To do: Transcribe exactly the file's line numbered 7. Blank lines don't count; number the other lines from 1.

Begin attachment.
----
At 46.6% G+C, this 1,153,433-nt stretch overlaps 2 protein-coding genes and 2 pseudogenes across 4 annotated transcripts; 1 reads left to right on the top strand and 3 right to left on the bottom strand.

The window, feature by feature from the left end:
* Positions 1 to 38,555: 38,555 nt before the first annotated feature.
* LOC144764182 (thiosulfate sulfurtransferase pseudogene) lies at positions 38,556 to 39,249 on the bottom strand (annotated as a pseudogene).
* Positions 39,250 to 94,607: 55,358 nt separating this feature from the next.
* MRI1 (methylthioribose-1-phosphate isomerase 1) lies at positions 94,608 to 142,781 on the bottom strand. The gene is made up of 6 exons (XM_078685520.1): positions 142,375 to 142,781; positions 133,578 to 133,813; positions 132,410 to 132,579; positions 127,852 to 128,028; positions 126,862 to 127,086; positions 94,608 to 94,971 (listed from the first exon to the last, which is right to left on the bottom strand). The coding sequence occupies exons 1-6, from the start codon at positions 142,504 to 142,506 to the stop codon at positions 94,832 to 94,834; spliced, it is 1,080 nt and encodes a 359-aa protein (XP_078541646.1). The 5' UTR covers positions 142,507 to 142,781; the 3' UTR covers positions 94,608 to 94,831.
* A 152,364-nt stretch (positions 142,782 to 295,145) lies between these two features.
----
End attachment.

* A 152,364-nt stretch (positions 142,782 to 295,145) lies between these two features.